• Damage to cellular DNA: epithelium, cornea and bacteria
  • Production of vitamin D3 and delayed tanning                       
  • Maximum acute and chronic biological effect
  • Sunburn, immuno-suppression, cellular damage, skin cancer, solar urticaria, premature skin ageing, photokeratoconjunctivitis, cataract, pterygium and solar retinitis             
  • Immediate tanning
  • Promotes carcinogenic effects of UVB
  • Thermal burns
  • Sunburn, immuno-suppression, cellular damage, photoallergy, phototoxicity, premature skin ageing, photokerato- conjunctivitis cataract, pterygium and solar retinitis

Appendix E

Glossary of Terms

Actinic elastosis
also known as solar elastosis - a disorder associated with photoaging and refers to the accumulation of thickened malformed elastin fibers in the dermis in response to long-term exposure to UV radiation. The disorder is characterized by thickened, dry, rough, yellowish-colored, skin with deep creases and fine wrinkles.
Actinic keratosis
also known as solar keratosis which is often identified as rough, scaly elevated lesions (resembling a wart) caused by repeated exposure to the UV radiation from the sun and as a result can be often found on frequently sun exposed areas of the skin. If left unchecked, lesions may develop into skin cancer.
Delayed tanning
a type of tanning produced by UVB appearing a few days after exposure and lasting up to a few weeks. This process increases the number of melanocytes in the skin. At the same time, these melanocytes increase their production of melanin which then is oxidized giving the tanned appearance.
Dermis
lowest (innermost) layer of cells in the skin under the epidermis.
Epidermis
outer layers of skin in which melanin is found, and where tanning occurs.
Erythema
the medical term for inflammatory redness of the skin. It is the result of an exposure to UV radiation, particularly UVB. It is commonly called “sunburn”.
Fitzpatrick skin type
A skin type classification system based on one’s natural skin colour (I-VI) that is used to determine tanning ability or photosensitivity. Originally designed for phototherapy to reduce the risk of sunburns/overexposure during treatment.
Immediate tanning
also known as immediate pigment darkening (IPD) - a photo-oxidation process (mainly triggered by UVA) that causes rapid darkening of the melanin pigment already present in the skin with the change in pigmentation often lasting only for a short time (hours to days).
MED - Minimum Eythemal Dose
a measure of the accumulated erythemally weighted UV energy that would cause the first perceptible sign of reddening (i.e., erythema). The energy-equivalent depends on the skin type. For the most sensitive skin types, 1 MED is approximately 2 SED. For skin type II 1 MED is approximately 2.5 SED.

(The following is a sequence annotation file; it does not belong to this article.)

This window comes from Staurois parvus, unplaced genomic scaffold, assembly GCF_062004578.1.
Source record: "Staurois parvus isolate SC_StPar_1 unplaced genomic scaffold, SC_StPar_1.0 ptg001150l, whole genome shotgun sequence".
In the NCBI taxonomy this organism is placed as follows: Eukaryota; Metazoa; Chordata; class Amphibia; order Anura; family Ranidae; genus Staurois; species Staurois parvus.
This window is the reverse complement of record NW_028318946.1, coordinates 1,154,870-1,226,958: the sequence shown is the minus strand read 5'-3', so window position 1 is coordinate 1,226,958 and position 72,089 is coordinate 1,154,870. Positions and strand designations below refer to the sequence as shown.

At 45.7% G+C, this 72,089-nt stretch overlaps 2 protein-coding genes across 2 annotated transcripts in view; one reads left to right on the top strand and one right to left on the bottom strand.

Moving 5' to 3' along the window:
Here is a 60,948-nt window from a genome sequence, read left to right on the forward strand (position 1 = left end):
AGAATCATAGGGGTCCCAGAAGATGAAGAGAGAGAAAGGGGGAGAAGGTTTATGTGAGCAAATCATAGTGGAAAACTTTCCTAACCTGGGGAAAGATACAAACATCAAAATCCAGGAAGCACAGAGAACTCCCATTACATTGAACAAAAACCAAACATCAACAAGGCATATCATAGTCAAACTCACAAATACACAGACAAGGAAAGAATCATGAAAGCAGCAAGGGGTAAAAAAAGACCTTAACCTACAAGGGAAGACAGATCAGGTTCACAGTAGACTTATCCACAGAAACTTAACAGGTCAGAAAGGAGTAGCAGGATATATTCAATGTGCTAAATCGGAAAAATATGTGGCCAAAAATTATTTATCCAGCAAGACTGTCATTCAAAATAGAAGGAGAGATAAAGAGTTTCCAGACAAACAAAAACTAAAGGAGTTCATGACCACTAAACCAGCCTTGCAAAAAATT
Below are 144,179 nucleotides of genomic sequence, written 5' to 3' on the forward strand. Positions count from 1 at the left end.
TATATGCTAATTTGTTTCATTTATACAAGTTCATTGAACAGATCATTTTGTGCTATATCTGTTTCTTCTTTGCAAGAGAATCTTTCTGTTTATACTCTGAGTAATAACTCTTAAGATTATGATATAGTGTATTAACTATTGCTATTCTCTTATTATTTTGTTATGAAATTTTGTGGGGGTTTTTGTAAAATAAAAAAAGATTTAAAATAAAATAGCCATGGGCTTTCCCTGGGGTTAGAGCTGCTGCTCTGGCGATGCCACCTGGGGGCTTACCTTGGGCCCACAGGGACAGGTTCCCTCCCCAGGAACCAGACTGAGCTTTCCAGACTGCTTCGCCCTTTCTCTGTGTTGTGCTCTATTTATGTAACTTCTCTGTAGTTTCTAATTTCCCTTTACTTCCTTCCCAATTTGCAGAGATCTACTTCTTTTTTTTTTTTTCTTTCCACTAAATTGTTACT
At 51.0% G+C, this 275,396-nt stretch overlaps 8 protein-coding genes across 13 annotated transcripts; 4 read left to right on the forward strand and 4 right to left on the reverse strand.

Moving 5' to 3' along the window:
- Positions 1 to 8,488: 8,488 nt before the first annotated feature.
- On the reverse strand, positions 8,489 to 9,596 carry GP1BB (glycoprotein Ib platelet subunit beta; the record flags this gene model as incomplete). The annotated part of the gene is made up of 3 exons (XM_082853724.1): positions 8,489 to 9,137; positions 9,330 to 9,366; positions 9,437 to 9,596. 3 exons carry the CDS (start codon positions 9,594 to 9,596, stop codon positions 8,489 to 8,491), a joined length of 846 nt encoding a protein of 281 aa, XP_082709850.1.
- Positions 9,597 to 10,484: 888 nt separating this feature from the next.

Melanin
a pigment that responsible for the color of our skin, hair, and eyes. Darker skin is associated with higher levels of melanin. Melanin is an effective absorber and scatterer of light, providing some protection to skin cells from UV radiation.
Melanogenesis
the production of melanin by cells called melanocytes. In the skin, melanogenesis occurs after exposure to UV radiation, causing the skin to visibly tan.
Melanoma
also known as Cutaneous Malignant Melanoma (CMM) - the most serious (potentially fatal) but rarest form of skin cancer that occurs in melanocytes (pigment containing cells in the skin).
Non-Melanoma Skin Cancer(NMSC)
the most common type of skin cancer that occurs in either basal or squamous cells. Of the two types of non-melanoma skin cancers, Basal Cell Carcinoma (BCC) is the most common often occurring on frequently sun exposed areas of the body and develops in the cells lining the bottom of the epidermis near the dermis. Squamous Cell Carcinoma (SCC) develops in the cells lining the top of the epidermis and is also commonly found on frequently exposed areas of the skin but can spread to other parts of the body.
Photokeratitis and photoconjunctivitis
painful injuries to the cornea (the clear front window of the eye that covers the iris and pupil) and conjunctiva (a thin transparent membrane that covers white part of the eye) respectively, caused by overexposure to UV radiation that can be avoided by wearing protective eyewear.
Photosensitivity
a person’s biological sensitivity or reactivity to visible light or UV radiation.
Pterygium
a benign growth of the conjunctiva that can invade the cornea which can affect vision.
SED
Standard Erythemal Dose is a measure of the accumulated erythemally-weighted UV energy, where 1 SED = 100 J/m²
Stratum corneum
tough outer layer of dead skin cells.
Ultraviolet (UV) radiation
defined as the part of the non-ionizing invisible electromagnetic spectrum which ranges from 400 nm to 100 nm. Tanning occurs as a result of exposure to UV radiation.